Loaded with history and comprising some of the most spectacular sights in northern France, the region of Normandy offers visitors a welcome break from routine.
Normandy sits on the shores of the English Channel, and although visitors from the UK will find the region's limestone cliffs very familiar, Normandy begins to show its distinctive character very soon, surprising tourists with its charming seaside villages, historic market towns, and idyllic rural scenery. Read on to find some tips to help you plan your next trip around this French region.
There are two things to keep in mind when it comes to planning a trip to Normandy: the weather and the crowds. Because of the region's geographical location, the weather in Normandy tends to be unreliable, so visitors should be prepared to face rainy days even outside the typically rainy months (December to March). July and August get the most hours of sunshine and very small chances of rain, with typical temperatures hovering around 22°C. However, bear in mind that French people tend to take their holidays en masse in August. If you want to avoid the crowds, consider travelling during the shoulder season (April, May, and October).
Weekends on the flowery coast are a popular antidote to city-life for many Parisians year round.
Normandy's capital city, Rouen, is a captivating destination that no visitor should miss out on. Medieval and Gothic buildings contribute to the city's appealing and elegant flair. Soak up some history at the gorgeous quartier Pasteur and at St Nicaise, or join the locals on their daily strolls along the Seine River promenade. Don't forget to visit the Gothic quarters at St Maclou, dotted with dozens of antique shops and second-hand bookstores.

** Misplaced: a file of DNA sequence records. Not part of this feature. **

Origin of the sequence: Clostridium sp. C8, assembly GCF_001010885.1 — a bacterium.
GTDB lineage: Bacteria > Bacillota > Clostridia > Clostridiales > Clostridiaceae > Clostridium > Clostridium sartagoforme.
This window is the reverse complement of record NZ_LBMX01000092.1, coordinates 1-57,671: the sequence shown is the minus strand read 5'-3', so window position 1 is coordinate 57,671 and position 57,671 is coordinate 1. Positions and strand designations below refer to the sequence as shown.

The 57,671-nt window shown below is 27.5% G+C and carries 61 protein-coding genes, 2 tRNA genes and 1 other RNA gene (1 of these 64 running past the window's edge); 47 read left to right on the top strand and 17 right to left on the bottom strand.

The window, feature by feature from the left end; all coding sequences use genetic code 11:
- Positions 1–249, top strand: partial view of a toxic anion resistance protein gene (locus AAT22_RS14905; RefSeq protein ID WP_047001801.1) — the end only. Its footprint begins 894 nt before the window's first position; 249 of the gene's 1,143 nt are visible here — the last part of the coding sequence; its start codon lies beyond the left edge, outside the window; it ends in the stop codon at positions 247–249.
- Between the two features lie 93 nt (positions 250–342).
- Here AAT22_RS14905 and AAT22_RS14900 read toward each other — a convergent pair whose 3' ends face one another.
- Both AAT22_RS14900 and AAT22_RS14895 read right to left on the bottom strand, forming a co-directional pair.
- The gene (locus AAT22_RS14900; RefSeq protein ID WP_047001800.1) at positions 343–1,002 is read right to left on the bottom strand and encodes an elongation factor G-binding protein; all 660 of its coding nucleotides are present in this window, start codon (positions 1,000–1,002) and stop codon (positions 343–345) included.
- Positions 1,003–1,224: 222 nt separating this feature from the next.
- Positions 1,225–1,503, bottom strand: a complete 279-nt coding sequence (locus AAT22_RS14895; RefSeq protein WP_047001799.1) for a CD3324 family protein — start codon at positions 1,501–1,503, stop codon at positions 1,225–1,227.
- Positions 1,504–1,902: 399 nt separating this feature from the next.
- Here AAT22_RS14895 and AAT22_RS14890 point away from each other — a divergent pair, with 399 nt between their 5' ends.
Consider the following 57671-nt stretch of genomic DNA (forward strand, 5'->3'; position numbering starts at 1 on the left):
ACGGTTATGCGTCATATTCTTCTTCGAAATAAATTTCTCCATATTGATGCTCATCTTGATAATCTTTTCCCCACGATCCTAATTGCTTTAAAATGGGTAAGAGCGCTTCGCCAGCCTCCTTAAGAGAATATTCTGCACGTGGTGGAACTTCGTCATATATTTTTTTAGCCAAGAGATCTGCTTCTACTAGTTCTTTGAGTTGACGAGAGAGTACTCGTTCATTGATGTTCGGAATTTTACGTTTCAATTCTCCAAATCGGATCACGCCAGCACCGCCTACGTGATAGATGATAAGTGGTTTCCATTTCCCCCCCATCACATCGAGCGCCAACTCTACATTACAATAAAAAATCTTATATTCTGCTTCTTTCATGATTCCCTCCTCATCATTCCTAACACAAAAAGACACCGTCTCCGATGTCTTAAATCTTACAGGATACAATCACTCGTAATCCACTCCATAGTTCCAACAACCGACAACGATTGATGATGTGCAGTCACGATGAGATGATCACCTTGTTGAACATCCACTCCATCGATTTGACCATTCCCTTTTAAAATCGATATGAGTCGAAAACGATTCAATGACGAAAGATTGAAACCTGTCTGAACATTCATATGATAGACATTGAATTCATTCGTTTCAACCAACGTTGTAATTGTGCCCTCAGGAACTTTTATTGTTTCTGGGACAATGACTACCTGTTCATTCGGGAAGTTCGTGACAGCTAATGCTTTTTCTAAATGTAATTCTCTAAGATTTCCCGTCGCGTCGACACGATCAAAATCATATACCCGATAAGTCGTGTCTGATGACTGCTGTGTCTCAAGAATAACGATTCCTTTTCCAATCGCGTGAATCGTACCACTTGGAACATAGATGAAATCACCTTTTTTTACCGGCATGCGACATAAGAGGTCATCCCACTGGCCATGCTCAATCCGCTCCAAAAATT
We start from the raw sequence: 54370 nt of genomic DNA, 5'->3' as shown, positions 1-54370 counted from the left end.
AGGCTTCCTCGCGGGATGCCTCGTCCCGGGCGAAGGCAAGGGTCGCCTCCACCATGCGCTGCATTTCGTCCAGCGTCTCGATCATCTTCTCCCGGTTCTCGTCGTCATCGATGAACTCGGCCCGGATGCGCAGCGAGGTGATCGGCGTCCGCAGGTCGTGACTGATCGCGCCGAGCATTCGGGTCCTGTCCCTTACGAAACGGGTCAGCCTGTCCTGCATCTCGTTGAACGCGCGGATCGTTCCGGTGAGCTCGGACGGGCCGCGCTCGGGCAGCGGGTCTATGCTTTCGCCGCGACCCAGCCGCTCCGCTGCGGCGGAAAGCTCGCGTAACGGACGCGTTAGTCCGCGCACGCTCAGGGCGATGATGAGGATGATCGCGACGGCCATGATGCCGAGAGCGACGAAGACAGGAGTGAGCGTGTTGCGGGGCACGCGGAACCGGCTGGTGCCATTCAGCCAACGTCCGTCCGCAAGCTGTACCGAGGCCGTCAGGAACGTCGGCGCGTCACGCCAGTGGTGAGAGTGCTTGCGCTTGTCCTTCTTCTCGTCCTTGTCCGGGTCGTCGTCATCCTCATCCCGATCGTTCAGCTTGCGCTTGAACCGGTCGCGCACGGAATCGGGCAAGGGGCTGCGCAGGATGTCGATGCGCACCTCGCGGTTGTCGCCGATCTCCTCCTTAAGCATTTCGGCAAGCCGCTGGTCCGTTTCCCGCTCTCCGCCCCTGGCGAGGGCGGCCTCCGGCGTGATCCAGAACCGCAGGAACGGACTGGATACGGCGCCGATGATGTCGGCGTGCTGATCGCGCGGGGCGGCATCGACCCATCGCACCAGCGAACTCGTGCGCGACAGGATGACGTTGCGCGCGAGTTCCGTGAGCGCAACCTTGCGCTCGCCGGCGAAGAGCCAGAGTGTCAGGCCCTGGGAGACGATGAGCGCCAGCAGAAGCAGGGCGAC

The lovely harbour town of Honfleur is well worth a visit. Here you can walk up to Côte de Grâce for the best panoramic views of the town and the ocean, admire the timbered houses of the old town, discover the local culinary delights at the seafront restaurants, and treat yourself to a Calvados tasting. If you'd rather visit the countryside, head to Camembert, the village where the famous French cheese was created more than 200 years ago.
Normandy also has a plethora of gorgeous beaches that range from fine white sandy beaches ideal for swimming and sunbathing to the dramatic shingle beaches of the northeast. Some recommendations include the 18-mile long Utah beach, the picturesque and dune-enclosed beaches near Carteret, and the rugged coastline at Cap de La Hague.